Can you believe the car you drive in pot-hole filled narrow streets of paradise is more intelligent than the rocket that carried people to the moon and back? Today’s Toyota cars (as well as the others) boast of so much sophistication and technology, the Apollo 11 fades in comparison. From the more familiar VVT-i, SRS and ABS to Vehicle Stability Control (VSC) – to satellite navigation and auto parking – cars today carry more computer chips than Armstong’s lunar vehicle. Can you ever even think of comparing a trip to the moon with your grocery-run?
The first ever Apple Mac that I used in Sri Lanka was the Classic II in 1991, probably the first ever to arrive in the island. It had a 512k hard disk. To put things in perspective, that’s half a floppy disk, 0.05% of 1GB USB stick, and smaller than most of my emails.
It had a black & white screen with less resolution than a PDA or an iPhone.
In the early ’80s, I sat in front of a Home Computer for the first time in my life. It was a Sinclair ZX81, that was plugged in to the TV screen that acted as the monitor. And I wrote my first programme, beginning with: Let “milk” = X...
Today, there are no “Home Computers” and I walk around with a laptop that’s capable of editing Toy-Story, in my back-pack.
My work as an Art Director in an advertising agency for the whole year of 1996 is archived in a 88MB Syquest Disk. Now I consume more data in chatting with my family on Skype in just 3 hours.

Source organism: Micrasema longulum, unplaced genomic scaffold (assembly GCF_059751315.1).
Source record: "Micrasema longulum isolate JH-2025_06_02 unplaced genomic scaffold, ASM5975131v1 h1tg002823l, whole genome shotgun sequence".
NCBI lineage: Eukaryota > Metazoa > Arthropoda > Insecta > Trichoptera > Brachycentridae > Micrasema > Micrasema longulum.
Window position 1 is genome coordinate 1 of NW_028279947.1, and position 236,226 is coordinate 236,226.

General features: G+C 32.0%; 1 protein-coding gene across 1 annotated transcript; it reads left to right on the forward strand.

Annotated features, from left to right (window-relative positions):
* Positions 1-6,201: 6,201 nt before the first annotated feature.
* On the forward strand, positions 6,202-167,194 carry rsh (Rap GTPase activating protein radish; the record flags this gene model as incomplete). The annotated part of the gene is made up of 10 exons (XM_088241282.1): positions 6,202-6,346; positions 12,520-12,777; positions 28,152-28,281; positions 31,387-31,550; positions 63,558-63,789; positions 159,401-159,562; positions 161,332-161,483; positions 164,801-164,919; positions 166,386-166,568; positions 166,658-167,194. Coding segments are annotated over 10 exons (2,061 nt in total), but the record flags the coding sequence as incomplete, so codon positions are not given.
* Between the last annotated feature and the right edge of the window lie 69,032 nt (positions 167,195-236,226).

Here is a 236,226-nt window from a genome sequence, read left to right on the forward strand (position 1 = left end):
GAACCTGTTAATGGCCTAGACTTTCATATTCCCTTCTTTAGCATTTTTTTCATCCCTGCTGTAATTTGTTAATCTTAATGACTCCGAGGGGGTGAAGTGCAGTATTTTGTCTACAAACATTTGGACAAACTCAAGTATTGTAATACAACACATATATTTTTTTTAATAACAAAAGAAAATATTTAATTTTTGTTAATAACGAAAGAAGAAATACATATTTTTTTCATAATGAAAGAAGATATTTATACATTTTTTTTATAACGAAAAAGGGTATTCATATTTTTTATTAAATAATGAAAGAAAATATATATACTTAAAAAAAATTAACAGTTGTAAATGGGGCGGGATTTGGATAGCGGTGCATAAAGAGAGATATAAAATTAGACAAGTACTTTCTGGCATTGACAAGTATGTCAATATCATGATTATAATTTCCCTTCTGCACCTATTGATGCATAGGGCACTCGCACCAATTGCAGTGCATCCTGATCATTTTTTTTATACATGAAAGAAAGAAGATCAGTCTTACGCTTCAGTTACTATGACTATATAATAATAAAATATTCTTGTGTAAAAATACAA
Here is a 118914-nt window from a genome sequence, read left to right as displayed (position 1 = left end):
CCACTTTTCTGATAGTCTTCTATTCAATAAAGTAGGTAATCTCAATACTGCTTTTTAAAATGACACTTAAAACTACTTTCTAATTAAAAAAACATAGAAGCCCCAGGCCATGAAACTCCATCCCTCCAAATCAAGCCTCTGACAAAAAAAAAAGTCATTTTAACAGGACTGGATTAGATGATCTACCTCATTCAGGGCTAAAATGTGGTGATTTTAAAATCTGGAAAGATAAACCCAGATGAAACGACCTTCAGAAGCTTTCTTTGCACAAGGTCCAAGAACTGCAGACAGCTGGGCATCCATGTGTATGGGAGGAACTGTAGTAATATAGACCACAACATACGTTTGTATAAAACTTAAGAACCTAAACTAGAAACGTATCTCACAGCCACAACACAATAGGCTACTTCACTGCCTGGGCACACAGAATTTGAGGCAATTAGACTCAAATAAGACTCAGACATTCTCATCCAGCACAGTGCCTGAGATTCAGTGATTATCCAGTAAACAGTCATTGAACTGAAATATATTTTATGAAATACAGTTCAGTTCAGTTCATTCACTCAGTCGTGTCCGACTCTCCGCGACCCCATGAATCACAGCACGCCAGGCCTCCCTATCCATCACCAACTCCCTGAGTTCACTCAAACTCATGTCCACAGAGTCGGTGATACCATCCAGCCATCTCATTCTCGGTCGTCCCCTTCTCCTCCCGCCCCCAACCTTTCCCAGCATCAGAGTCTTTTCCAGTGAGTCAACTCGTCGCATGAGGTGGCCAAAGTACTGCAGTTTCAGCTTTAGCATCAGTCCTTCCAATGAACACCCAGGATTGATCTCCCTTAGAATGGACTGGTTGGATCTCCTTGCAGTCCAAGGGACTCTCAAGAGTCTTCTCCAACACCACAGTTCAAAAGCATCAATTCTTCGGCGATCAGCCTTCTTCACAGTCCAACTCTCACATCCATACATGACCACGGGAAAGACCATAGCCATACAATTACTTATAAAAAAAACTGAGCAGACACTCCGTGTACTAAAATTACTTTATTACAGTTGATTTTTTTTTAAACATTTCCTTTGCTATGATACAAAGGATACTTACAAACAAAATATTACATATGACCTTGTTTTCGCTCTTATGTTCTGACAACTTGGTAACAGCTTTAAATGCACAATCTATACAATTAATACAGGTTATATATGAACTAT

Our domestic telephone line in Nugegoda had just four digits. Diyatalawa house had just three digits and we had to call the “exchange” and “book a trunk call” and wait by the phone for anything between 5 to 30 minutes for them to connect the calls. Now I walk around with a little gadget in my pocket that not only connects me to anywhere in the world, but also takes pictures, records audio and video, and checks email as well as offers a multitude of other tasks.
My mother waited for six years to get a telephone connection in the early 1980’s. It takes less than an hour today, kind of an OTC (Over-the-counter) affair, just like buying medicine from a pharmacy really.
My father paid a sum of Rs 62.50 to STC Prep as Grade 1 admission fees when I was a kid. The fee included books as well as the term fees. I paid around Rs 140,000 to have my son admitted to one of the Colombo schools, and the books weren’t even included. That’s over 2,200 times more, in just 30 years!
All this, I have witnessed in my lifetime. And I’m not even 40 yet!